to Moscow and St.Petersburg
St. Petersburg is a mecca of cultural, historical, and architectural landmarks. This magnificent city harmoniously combines western European and Russian architecture. Some critics say that St. Petersburg does not have a style of it’s own, but others would argue that this fact makes St. Petersburg one of the most unique cities of its kind. The city of St Petersburg and its signature, colourful and eclectic style has evolved over time, creating a marvellous kaleidoscope of construction, ranging from Baroque-style buildings to Soviet architecture, Neoclassical structures to Style Moderne.
Let`s start with exploring the city’s Neoclassical structures. This architectural style, harking back stylistically to the age of antiquity (columns, statuary, and austere, yet monumental, grandeur), can be seen in some of St Petersburg’s quintessential cultural sights, including Saint Isaac’s Cathedral, Yelagin Palace, the Imperial Academy of Arts and Mikhailovsky Palace, which houses the Russian Museum.
The Winter Palace is one of the most iconic examples of Baroque-style buildings in St. Petersburg. In earlier times the home of the Tsars, nowadays the home of the State Hermitage Museum, the Winter Palace is a grand, opulent, green and white structure, built in the mid-18th century. Designed by the same architect as the Winter Palace, the decadent Smolny Cathedral, with its bright blue and white exterior and gilded onion domes, is another wonderful example of Baroque architecture in St Petersburg.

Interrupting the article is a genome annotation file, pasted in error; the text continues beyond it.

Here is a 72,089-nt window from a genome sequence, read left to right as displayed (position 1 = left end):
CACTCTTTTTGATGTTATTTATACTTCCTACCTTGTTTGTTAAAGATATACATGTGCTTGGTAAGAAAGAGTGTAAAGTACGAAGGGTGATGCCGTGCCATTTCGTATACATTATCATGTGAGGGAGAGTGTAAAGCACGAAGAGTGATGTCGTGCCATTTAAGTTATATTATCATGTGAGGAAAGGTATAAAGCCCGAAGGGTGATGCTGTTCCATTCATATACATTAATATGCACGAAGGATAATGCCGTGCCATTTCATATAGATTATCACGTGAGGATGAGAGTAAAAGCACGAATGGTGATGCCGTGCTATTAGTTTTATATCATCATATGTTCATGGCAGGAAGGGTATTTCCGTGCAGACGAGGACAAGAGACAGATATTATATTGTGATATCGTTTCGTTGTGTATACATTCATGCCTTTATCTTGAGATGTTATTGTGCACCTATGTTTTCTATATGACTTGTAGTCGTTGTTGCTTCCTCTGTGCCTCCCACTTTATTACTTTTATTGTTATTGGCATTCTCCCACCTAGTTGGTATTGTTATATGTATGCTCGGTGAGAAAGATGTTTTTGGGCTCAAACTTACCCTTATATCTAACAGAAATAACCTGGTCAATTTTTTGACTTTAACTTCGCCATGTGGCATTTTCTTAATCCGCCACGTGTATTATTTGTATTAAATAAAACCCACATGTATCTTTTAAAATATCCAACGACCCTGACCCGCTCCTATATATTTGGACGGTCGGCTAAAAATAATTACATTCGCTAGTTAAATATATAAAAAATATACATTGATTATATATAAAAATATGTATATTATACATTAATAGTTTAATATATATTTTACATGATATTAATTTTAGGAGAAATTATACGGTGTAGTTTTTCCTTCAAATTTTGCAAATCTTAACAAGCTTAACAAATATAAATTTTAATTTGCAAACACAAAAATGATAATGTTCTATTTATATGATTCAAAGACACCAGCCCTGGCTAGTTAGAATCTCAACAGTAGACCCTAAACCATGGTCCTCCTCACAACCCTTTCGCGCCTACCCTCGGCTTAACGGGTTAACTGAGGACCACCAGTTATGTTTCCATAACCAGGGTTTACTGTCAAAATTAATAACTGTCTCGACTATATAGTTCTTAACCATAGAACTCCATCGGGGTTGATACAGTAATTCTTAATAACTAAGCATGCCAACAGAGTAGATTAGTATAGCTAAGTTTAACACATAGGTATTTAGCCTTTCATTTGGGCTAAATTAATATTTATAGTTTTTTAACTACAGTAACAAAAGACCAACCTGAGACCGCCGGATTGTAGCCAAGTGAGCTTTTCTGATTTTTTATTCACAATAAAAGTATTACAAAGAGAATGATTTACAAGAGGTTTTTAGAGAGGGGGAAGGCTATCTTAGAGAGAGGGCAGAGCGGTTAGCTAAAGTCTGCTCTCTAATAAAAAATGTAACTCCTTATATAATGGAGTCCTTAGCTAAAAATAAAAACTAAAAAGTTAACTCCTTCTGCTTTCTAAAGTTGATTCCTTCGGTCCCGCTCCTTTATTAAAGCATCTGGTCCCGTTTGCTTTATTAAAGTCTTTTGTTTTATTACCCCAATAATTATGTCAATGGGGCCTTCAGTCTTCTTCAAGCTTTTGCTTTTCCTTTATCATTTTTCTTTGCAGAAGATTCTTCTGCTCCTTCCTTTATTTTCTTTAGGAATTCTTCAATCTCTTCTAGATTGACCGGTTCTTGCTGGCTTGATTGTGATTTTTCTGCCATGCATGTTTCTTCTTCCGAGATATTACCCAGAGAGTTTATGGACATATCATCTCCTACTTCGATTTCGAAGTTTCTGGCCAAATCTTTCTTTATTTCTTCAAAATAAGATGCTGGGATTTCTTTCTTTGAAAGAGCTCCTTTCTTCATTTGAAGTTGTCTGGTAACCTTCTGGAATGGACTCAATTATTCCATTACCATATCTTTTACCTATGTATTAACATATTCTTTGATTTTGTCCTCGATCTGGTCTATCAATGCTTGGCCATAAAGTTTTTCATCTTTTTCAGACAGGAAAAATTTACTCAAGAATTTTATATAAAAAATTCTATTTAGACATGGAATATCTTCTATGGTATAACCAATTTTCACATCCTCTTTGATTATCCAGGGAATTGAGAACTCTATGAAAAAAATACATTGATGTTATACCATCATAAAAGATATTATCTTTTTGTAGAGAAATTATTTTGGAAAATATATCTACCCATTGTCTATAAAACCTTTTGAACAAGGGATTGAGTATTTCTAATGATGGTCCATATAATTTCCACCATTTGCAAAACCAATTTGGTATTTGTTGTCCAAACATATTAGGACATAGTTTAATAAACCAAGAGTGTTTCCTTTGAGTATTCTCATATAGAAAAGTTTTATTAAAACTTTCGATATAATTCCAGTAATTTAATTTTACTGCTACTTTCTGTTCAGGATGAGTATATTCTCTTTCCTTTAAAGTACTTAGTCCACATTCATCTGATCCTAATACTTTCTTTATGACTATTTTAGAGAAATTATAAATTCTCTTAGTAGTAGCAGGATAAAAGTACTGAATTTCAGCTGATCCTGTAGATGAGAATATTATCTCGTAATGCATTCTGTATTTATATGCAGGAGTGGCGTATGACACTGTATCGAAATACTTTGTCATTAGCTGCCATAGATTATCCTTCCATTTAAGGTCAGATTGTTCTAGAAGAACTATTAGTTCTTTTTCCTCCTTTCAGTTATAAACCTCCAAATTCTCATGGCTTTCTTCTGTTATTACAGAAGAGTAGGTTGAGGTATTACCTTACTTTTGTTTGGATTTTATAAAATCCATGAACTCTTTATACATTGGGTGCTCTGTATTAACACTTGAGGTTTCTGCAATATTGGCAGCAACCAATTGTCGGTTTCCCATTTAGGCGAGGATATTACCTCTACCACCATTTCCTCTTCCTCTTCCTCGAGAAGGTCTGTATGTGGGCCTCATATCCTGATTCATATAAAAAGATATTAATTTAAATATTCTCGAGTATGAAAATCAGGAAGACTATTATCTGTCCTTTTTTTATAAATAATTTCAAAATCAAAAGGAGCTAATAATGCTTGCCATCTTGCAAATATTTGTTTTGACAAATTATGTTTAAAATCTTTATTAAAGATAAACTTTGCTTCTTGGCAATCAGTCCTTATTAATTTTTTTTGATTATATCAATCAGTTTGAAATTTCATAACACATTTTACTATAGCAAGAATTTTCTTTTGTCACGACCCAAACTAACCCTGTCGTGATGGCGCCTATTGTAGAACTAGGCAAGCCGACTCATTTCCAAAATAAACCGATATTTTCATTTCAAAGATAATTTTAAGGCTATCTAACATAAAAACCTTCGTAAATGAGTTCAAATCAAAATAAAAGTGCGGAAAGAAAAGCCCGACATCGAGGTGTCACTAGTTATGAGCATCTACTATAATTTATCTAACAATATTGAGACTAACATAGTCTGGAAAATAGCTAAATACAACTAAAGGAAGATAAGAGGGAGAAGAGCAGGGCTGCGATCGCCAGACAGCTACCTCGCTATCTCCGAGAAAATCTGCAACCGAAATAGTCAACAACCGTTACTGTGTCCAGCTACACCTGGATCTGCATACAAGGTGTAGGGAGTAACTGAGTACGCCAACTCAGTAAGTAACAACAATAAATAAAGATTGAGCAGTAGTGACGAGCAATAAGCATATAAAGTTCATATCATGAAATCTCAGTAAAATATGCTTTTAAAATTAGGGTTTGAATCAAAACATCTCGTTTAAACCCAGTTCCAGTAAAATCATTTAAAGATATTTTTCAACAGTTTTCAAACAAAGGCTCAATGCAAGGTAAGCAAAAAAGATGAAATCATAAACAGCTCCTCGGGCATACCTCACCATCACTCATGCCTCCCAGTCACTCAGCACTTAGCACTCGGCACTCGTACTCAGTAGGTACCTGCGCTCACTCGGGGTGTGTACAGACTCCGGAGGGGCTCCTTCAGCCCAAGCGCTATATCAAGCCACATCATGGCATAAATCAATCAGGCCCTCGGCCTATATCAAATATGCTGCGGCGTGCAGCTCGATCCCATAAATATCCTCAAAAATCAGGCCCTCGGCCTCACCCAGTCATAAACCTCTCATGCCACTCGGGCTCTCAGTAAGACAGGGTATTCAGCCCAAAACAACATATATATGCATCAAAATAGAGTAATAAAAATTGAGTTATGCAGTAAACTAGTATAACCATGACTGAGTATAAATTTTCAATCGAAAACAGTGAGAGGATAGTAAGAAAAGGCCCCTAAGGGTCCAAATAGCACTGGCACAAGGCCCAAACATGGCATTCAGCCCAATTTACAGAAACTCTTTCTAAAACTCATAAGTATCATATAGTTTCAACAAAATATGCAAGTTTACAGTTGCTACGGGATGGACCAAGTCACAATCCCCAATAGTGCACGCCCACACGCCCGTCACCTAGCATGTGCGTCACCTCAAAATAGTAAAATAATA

St. Petersburg is filled with many outstanding examples of Art Nouveau, or Style Moderne as it was known in Russia. Some of the most iconic buildings of the city were designed in this architecture style, for example Singer House (the former Russian headquarters of the Singer Sewing Machine Company) and the Eliseyev Emporium. Built within a year of each other on Nevsky Prospekt in the early 20th century, both buildings were constructed using a metal frame, and exemplify this playful, ornamental style with their exuberant copper statuary and curvaceous lines.
Describing the styles of St. Petersburg’s architecture, we can`t but mention the Soviet buildings: majestic underground stations, constructivist buildings and the austere House of Soviets, the former KGB palace and the Memorial to the Victims of Political Repression. The House of Soviets in Moskovskaya square is the most impressive building of this architecture style. Designed by Noi Trotsky in 1936, the palace was supposed to host the city’s Soviet government. It never happened, as it was first used as the military headquarters during the siege and Nazi occupation at the beginning of World War II.